Back at Station A, the True pulse on line 22, which advances the conductive shift register stage to Station B, turns off stage 44. The enable signal is removed from the AND gates 42, making these AND gates nonresponsive to subsequent True pulses received on line 20, until such time as stage 44 is again activated in the next data collection sequence. When stage 44 turns olf, a Reset pulse is applied to all sensor circuits. As an example, where flip-flops are used as the sensor circuits 40, the Reset signal is applied to the Clear inputs of these ipflops, thus making them receptive to subsequent alarm conditions from the monitored looms.

When the sampling of encoding Station B is complete the True signal from line 20h of distributor 18 is carried by line 22 to advance the actuated stage of the second distributor from Station B to the next station, Station C, in the chain so that this latter station becomes enabled. Clock 16 continues to drive distributor 18 and the data at encoding station 12e is now sampled. This sequence of operation continues with each station l2 in the chain being successively sampled by the central distributor 18. When the last station 12 in the chain, here shown as Station N, has been sampled, and the clock 16 advances the distributor 18 to its last stage where output line 20h goes True, the shift register stage at Station N is turned oli" by this signal via line 22.

When the data collecton sequence began and the shift register stage 44 at Station A was loaded, a signal level was applied to line 30 via the diode 48. Thereafter, there was always a shift register stage conducting at one of the stations 12 during the data collecting sequence and the signal level remained on line 30. When the last shift register stage located at Station N turns olf, the shift register is completely unloaded and the signal level on line 30 changes. This change in level stops the clock 16 and no further drive pulses are applied to distributor 18. This level also clears Hip-flop 32 and the output of this flip-flop applies a marking condition through OR gate 34 onto the output line which rellects once again the idle condition. The data collection sequence is complete.

Where the data collection system is operating in an environment in which there is a concentration of mechanical equipment, or other potential sources of electrical noise signals, the possibility exists that such a signal can cause the spurious loading of one or more of the stages 44 in the shift register. If such should occur, the advancing of a pulse out of the shift register would leave one or more stages still loaded if the system were so designed that the first pulse out terminated the data collection sequence. Not only would the immediate collected data be unreliable, but subsequent data collection sequences would also produce unreliable data because more than one stage of the shift register would be conductive during each scan of distributor 18, and more than one station 12 would generate an output.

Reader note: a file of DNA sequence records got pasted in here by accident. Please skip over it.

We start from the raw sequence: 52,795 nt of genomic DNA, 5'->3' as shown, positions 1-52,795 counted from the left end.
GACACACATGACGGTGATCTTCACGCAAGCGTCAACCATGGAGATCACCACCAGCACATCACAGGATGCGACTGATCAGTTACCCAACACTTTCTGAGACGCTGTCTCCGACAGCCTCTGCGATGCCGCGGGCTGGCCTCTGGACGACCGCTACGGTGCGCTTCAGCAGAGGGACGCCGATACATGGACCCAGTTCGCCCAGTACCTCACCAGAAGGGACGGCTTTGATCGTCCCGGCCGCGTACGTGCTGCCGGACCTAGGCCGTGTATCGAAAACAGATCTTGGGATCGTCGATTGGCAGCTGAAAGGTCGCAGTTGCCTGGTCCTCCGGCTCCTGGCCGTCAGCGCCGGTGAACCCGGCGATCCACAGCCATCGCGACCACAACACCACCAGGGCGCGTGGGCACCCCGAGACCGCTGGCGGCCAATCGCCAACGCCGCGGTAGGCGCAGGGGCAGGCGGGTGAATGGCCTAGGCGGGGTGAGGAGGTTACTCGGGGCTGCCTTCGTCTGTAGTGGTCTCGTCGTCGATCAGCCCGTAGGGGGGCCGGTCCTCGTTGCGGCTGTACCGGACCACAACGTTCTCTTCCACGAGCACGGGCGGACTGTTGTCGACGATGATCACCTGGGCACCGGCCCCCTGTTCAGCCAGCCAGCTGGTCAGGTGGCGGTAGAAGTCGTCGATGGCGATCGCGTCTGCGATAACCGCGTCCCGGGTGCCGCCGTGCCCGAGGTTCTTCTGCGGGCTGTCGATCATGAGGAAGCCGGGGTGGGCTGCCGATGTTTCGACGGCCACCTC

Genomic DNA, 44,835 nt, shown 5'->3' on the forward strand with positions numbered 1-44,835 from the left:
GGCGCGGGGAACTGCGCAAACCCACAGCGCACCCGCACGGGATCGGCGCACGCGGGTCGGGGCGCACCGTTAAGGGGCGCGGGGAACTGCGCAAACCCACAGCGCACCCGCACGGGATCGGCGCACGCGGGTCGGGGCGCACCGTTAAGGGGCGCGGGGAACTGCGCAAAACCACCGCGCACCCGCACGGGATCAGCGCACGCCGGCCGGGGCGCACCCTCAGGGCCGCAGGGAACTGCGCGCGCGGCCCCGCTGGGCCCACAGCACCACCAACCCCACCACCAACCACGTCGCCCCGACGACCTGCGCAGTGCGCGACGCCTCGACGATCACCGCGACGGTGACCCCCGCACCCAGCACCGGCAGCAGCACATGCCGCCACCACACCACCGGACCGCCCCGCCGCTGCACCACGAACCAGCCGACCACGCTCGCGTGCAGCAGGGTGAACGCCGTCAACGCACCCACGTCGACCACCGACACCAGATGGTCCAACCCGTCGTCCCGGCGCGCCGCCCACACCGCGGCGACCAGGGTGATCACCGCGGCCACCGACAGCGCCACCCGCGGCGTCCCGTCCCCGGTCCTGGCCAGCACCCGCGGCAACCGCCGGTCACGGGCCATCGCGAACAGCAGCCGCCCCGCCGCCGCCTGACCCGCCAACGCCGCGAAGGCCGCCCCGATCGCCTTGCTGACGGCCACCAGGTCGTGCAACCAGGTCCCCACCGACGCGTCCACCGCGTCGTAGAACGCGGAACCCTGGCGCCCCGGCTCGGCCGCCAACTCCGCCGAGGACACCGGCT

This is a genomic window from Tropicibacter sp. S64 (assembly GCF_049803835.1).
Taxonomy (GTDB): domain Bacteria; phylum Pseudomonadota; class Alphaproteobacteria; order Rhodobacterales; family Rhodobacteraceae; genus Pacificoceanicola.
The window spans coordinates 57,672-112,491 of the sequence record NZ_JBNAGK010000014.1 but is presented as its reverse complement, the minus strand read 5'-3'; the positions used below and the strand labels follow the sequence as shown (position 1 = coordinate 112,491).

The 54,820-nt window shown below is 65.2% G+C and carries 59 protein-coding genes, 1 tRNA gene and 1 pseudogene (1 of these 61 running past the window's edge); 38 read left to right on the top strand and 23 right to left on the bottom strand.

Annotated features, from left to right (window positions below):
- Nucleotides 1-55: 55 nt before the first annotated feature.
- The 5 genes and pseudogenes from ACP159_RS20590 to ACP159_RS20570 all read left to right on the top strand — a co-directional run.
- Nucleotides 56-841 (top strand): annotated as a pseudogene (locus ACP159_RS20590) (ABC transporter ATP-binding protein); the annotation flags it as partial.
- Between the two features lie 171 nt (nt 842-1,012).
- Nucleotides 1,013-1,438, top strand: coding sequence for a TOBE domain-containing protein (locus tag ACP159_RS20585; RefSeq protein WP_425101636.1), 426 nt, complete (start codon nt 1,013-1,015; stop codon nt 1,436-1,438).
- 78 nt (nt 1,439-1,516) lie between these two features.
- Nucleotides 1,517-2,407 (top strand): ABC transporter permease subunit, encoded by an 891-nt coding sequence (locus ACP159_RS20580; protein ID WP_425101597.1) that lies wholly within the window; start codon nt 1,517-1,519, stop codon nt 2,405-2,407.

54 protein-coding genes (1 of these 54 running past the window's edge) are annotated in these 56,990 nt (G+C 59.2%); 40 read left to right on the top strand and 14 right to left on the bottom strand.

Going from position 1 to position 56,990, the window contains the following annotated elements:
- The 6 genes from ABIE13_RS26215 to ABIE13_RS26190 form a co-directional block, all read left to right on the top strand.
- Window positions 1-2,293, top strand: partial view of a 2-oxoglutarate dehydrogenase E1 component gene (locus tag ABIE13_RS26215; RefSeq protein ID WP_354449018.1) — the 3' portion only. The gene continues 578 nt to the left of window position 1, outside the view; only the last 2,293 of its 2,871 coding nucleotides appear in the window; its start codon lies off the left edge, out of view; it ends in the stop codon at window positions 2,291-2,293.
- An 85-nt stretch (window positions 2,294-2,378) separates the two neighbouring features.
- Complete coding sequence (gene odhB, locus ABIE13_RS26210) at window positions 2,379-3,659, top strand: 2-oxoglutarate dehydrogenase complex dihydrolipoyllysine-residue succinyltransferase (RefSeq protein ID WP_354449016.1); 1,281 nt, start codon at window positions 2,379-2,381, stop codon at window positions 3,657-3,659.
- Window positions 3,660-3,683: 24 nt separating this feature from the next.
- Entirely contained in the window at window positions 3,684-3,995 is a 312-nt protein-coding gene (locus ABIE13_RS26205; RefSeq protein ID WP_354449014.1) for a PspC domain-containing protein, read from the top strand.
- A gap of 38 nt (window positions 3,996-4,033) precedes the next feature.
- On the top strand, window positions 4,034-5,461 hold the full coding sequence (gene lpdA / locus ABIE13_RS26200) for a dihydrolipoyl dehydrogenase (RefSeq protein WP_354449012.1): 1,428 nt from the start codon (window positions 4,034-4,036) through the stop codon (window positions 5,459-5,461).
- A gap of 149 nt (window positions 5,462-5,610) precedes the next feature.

The present invention makes the termination of the data collecting sequence responsive to an empty shift register. Thus, even if a false signal causes more than the one shift register stage to be loaded, the shift register will be continuously advanced after each distributor cycle until it is completely unloaded or empty, and the system will be in a normal condition to undertake a subsequent data collection sequence. Only one sequence of data is unreliable.

The data collection system may be arranged with the stations 12 in the chain strung out from the central console 10; however, even with this arrangement, it may be desirous to have one or more encoding stations formed as part of this console. For example, the first station 12 might monitor a digital clock so that the time of day forms the first part of the pulse train generated during a data collection sequence. Additional stations can contain a fixed code which alerts the decoder or computer that a data collection sequence has begun. Likewise, the last station 12, Station N, can be looped back into the console 10 and used by an operator at the console to insert information manually by the use of thumb wheels or the like. These sensor circuits are then sampled during the data collection sequence to form part of the information present in the pulse train being transmitted to a decoder or computer.

The distributor 18 can contain additional output lines 20, if desired, whose outputs Jwould correspond to start and stop pulses. These additional lines would be connected into parity generator 28 or into OR gate 34 so that the start and stop pulses would be injected into the output pulse train. Flip-op 32 would be eliminated in this modification. The start input for flip-Hop 17 can be responsive to manual means, a timing circuit, or other conditions, as selected.

It will be apparent that various modifications may be made herein within the spirit and scope of the invention and it is desired, therefore, that only such limitations be placed upon the invention as are imposed by the prior art and set forth in the appended claims.

What is claimed is: